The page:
Wednesday, 13th, (May '63) I met some of Morgan's men; Harper with them. I joined them and went 'cross railroad at Mitchellville,(Tennessee) over to Wickwires, 8 miles from the railroad. Stopped at Mr. Simpson's and got breakfast. Miss Sue Offutt and Miss Jimmy Wickwire there. After breakfast went to the woods and staid all day.” [6]
The railroad is the Louisville and Nashville, and the combination of Morgan and railroads did not set well with the Federals. Dodd would refer to Morgan in his diary on several occasions. It was on this trip that Dodd met the “Lincolnites”, and first passed himself off as a Yankee soldier.
Read in the context of time and place, Dodd's entries for November and December 1863 are the most damning. At that time Dodd and his friends were operating in Sevier and Blunt (Blount) counties of Tennessee and some of their activities take them to Louisville. (Blount county, now part of Knoxville Metropolitan area). Entries for December 6 and 7 mention a particular desire to reach the Planters Hotel there but they were deterred by a large force of Union soldiers near the town. The Yankees would move on shortly and Dodd went on to the hotel the evening of the 7th. For what purpose, other than supper, he does not mention, but he makes reference to the large enemy force, and the fact that they had walked to “within three hundred yards of their campfires.” And this excerpt of the entry for December 10, 1863:
Thursday-10, We start for Longstreet for or via Sevier. Gave it out and started for the vicinity of Bess' Mill.
Longstreet was still menacing Knoxville, although much of the fighting around that city was over by the time Dodd was captured. Dodd's Federal captors could assume, understandably, that Dodd had been gathering information and was to deliver his findings to that general. His entries calling out troop movements in late November and early December surely did not help his case.
Dodd also mentions on several occasions that he left his clothes with someone, or that he had picked them up. It is possible he was leaving them to be mended. Or perhaps he was changing from his uniform to civilian attire. Was it something else?

Monday,7 (December, 1863) I passed as a Yankee with Mrs. Henry.” [7] and:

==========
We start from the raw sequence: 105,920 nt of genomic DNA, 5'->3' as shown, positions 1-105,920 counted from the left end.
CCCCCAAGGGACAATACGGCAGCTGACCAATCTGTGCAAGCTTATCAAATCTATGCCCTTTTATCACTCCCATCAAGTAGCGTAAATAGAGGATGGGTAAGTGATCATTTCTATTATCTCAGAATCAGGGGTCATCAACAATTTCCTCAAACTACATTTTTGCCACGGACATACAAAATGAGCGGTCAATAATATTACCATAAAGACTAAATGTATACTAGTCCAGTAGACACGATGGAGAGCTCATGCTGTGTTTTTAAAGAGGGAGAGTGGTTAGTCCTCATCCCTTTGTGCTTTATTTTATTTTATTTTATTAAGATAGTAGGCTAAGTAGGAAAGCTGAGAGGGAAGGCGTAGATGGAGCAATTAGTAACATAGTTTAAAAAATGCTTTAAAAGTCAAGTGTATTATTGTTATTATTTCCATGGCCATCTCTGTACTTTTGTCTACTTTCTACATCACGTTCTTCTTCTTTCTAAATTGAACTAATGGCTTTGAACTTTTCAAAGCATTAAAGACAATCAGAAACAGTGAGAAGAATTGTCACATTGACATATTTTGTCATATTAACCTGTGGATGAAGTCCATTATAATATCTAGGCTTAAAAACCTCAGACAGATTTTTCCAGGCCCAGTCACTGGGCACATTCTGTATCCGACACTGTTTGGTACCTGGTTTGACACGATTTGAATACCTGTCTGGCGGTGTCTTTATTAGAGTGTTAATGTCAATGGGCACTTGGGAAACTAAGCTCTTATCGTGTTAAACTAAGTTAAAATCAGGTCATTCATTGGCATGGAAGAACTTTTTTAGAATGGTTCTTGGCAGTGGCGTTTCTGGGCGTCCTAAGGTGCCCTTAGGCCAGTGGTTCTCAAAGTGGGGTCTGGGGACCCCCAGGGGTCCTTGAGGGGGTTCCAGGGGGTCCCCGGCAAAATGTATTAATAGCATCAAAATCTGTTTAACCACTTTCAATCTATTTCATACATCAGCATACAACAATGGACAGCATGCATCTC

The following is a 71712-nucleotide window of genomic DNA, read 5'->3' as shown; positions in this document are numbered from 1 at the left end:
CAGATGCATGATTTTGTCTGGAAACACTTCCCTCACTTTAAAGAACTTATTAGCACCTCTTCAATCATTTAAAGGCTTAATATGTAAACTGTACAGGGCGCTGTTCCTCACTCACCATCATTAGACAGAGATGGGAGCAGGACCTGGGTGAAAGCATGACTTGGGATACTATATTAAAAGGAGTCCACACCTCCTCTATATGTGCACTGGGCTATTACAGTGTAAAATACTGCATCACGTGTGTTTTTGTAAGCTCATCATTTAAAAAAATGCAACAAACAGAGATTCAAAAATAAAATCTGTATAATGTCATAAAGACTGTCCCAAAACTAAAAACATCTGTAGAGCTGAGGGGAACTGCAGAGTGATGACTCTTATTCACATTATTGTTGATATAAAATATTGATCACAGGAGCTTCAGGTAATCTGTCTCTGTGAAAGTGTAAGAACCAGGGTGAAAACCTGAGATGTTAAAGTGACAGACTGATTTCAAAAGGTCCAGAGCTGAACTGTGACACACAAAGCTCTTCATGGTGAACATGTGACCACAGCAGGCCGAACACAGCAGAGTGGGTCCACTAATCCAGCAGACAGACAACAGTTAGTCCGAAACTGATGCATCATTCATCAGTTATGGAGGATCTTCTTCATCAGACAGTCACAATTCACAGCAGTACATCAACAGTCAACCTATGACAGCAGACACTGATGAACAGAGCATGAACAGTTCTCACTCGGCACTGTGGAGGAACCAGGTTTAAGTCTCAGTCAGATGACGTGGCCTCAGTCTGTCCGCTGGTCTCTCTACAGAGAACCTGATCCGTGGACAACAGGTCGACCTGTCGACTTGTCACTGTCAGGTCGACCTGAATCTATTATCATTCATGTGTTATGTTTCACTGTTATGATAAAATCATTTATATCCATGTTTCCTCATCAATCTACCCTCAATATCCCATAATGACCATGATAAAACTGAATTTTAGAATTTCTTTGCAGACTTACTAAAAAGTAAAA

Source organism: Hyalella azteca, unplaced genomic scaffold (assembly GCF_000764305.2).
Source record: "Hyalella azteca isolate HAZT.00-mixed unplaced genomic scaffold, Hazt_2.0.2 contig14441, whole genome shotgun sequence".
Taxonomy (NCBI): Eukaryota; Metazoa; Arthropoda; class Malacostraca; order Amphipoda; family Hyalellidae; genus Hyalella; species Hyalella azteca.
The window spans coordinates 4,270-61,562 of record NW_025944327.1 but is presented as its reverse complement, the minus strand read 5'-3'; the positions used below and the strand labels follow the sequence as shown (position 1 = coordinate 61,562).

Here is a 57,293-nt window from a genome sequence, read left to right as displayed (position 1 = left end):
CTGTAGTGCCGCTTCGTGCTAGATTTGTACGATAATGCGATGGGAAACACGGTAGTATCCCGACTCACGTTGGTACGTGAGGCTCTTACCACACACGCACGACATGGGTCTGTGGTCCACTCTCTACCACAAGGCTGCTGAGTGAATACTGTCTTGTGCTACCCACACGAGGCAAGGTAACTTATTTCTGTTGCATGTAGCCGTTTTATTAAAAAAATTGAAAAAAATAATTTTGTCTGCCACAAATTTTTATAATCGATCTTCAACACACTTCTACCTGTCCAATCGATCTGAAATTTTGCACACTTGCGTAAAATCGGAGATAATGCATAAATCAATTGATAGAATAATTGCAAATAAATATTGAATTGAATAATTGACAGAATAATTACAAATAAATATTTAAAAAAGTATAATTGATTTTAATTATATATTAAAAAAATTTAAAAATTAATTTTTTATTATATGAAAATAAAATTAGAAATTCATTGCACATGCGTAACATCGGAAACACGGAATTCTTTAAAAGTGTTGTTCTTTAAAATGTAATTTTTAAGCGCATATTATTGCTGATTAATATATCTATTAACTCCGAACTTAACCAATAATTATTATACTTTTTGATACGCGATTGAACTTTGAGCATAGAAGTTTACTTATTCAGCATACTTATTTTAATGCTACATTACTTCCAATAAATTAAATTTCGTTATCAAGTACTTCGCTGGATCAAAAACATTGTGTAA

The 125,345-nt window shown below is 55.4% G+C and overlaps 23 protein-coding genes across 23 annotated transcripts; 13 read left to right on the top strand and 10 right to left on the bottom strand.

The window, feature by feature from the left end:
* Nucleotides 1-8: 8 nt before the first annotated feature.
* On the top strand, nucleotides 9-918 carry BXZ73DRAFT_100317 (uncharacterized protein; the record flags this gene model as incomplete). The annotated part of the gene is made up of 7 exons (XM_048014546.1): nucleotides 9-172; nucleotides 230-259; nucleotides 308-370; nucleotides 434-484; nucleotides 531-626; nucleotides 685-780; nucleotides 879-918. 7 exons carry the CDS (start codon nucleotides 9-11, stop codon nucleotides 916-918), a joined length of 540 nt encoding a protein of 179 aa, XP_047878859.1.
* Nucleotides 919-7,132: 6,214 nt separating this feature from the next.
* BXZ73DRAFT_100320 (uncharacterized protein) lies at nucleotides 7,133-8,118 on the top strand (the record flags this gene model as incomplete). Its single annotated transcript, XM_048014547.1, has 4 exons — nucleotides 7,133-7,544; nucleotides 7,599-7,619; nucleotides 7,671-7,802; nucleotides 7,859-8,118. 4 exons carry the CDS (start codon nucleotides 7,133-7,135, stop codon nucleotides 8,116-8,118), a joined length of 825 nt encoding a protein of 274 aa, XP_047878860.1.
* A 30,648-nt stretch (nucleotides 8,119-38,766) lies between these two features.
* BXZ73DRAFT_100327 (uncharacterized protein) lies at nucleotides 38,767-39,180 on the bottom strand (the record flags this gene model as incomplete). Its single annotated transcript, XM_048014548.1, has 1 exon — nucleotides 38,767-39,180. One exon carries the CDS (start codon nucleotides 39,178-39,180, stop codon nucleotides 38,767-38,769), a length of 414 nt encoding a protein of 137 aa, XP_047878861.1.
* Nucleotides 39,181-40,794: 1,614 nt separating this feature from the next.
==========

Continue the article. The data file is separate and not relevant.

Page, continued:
Friday, 11 Started this evening for Sevier (Sevierville). Got as far as Little River at Mr. McLane's and turn back. Two Yanks rode right through us.” [8]
Was he in a habit of wearing the blue when he went on a scout? Another excerpt of the entry dated December 10th, 1863 reads:

Went to see Mr. Jo Gray, a Lieutenant in the Yankee Army. He was not at home; took two horses and a negro.” [9]
Although he makes no mention of stealing clothes, it is possible that the lieutenant had a spare uniform or two, and Dodd outfitted himself. He was not alone though, he had perhaps a half dozen men with him. The low light or darkness of the evening may be the reason they went unnoticed regardless of how they were dressed.
However, C.C. Jeffries lends credence to the Yankee uniform theory as he writes in his book, Terry's Rangers:

But while he was a bold scout,as to being an out and out spy,that was something else. Evidently he did not consider himself a spy, for while he was partially clothed in a Federal uniform, he had on his hat a “Terry Texas Ranger” button. And he must not have thought that the diary would prove incriminating, if he was caught, else he would not have written in it as he did.” [10]
Sadly, Mr. Jeffries does not cite a source for this nugget.
We do have one piece of evidence from historical record that might be directly linked to the Dodd case. It is General Orders Number 7, Department of the Ohio. It reads as follows:
Hdqrs., Department of the Ohio,
Knoxville, Tenn., January 8, 1864
Our outposts and pickets posted in isolated places, having in many instances been overpowered and captured by the enemy's troops, disguised as Federal soldiers, the commanding general is obliged to issue the following order for the protection of his command, and to prevent a continuance of this violation of the rules of warfare:
Corps commanders are hereby directed to cause to be shot dead all the Rebel officers and soldiers (wearing the uniform of the US Army)captured within our lines.